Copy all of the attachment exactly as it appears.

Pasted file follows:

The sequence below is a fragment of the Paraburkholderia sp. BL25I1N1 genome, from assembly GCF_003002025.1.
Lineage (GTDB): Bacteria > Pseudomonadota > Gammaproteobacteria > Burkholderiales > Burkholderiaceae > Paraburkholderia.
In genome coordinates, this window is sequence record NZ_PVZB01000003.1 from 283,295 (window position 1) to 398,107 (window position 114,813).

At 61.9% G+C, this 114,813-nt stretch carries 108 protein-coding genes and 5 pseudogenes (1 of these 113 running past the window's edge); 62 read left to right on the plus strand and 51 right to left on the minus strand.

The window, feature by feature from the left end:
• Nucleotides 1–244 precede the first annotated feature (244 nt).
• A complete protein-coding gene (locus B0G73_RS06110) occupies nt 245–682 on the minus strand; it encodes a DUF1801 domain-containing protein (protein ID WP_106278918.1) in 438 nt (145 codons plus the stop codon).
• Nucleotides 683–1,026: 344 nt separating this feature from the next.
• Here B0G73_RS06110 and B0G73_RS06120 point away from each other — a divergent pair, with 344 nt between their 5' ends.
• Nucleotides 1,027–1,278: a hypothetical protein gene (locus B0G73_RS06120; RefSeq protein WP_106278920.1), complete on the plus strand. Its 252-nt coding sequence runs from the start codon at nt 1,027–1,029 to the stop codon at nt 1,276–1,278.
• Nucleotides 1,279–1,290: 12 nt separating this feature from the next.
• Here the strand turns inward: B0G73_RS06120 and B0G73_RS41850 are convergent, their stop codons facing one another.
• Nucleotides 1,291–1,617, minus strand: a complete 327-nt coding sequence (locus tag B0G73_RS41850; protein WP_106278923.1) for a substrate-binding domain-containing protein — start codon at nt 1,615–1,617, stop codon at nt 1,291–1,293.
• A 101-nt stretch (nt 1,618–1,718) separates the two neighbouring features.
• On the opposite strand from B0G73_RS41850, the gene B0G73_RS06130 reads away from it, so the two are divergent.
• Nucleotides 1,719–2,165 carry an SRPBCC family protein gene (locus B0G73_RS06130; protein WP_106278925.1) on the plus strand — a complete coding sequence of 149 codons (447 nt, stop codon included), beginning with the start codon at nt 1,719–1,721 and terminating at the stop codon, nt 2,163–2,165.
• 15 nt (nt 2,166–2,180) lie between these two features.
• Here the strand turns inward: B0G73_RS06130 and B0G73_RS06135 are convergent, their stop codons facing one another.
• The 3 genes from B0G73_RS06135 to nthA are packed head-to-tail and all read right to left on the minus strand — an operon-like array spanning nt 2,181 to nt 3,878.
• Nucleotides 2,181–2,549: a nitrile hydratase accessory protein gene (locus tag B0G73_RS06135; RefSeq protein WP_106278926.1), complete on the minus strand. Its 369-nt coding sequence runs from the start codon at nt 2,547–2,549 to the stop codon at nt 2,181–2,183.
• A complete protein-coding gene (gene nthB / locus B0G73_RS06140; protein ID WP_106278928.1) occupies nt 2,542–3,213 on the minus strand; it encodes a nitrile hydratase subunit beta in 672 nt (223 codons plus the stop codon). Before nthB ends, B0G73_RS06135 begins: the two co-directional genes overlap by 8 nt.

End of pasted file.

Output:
The sequence below is a fragment of the Paraburkholderia sp. BL25I1N1 genome, from assembly GCF_003002025.1.
Lineage (GTDB): Bacteria > Pseudomonadota > Gammaproteobacteria > Burkholderiales > Burkholderiaceae > Paraburkholderia.
In genome coordinates, this window is sequence record NZ_PVZB01000003.1 from 283,295 (window position 1) to 398,107 (window position 114,813).

At 61.9% G+C, this 114,813-nt stretch carries 108 protein-coding genes and 5 pseudogenes (1 of these 113 running past the window's edge); 62 read left to right on the plus strand and 51 right to left on the minus strand.

The window, feature by feature from the left end:
• Nucleotides 1–244 precede the first annotated feature (244 nt).
• A complete protein-coding gene (locus B0G73_RS06110) occupies nt 245–682 on the minus strand; it encodes a DUF1801 domain-containing protein (protein ID WP_106278918.1) in 438 nt (145 codons plus the stop codon).
• Nucleotides 683–1,026: 344 nt separating this feature from the next.
• Here B0G73_RS06110 and B0G73_RS06120 point away from each other — a divergent pair, with 344 nt between their 5' ends.
• Nucleotides 1,027–1,278: a hypothetical protein gene (locus B0G73_RS06120; RefSeq protein WP_106278920.1), complete on the plus strand. Its 252-nt coding sequence runs from the start codon at nt 1,027–1,029 to the stop codon at nt 1,276–1,278.
• Nucleotides 1,279–1,290: 12 nt separating this feature from the next.
• Here the strand turns inward: B0G73_RS06120 and B0G73_RS41850 are convergent, their stop codons facing one another.
• Nucleotides 1,291–1,617, minus strand: a complete 327-nt coding sequence (locus tag B0G73_RS41850; protein WP_106278923.1) for a substrate-binding domain-containing protein — start codon at nt 1,615–1,617, stop codon at nt 1,291–1,293.
• A 101-nt stretch (nt 1,618–1,718) separates the two neighbouring features.
• On the opposite strand from B0G73_RS41850, the gene B0G73_RS06130 reads away from it, so the two are divergent.
• Nucleotides 1,719–2,165 carry an SRPBCC family protein gene (locus B0G73_RS06130; protein WP_106278925.1) on the plus strand — a complete coding sequence of 149 codons (447 nt, stop codon included), beginning with the start codon at nt 1,719–1,721 and terminating at the stop codon, nt 2,163–2,165.
• 15 nt (nt 2,166–2,180) lie between these two features.
• Here the strand turns inward: B0G73_RS06130 and B0G73_RS06135 are convergent, their stop codons facing one another.
• The 3 genes from B0G73_RS06135 to nthA are packed head-to-tail and all read right to left on the minus strand — an operon-like array spanning nt 2,181 to nt 3,878.
• Nucleotides 2,181–2,549: a nitrile hydratase accessory protein gene (locus tag B0G73_RS06135; RefSeq protein WP_106278926.1), complete on the minus strand. Its 369-nt coding sequence runs from the start codon at nt 2,547–2,549 to the stop codon at nt 2,181–2,183.
• A complete protein-coding gene (gene nthB / locus B0G73_RS06140; protein ID WP_106278928.1) occupies nt 2,542–3,213 on the minus strand; it encodes a nitrile hydratase subunit beta in 672 nt (223 codons plus the stop codon). Before nthB ends, B0G73_RS06135 begins: the two co-directional genes overlap by 8 nt.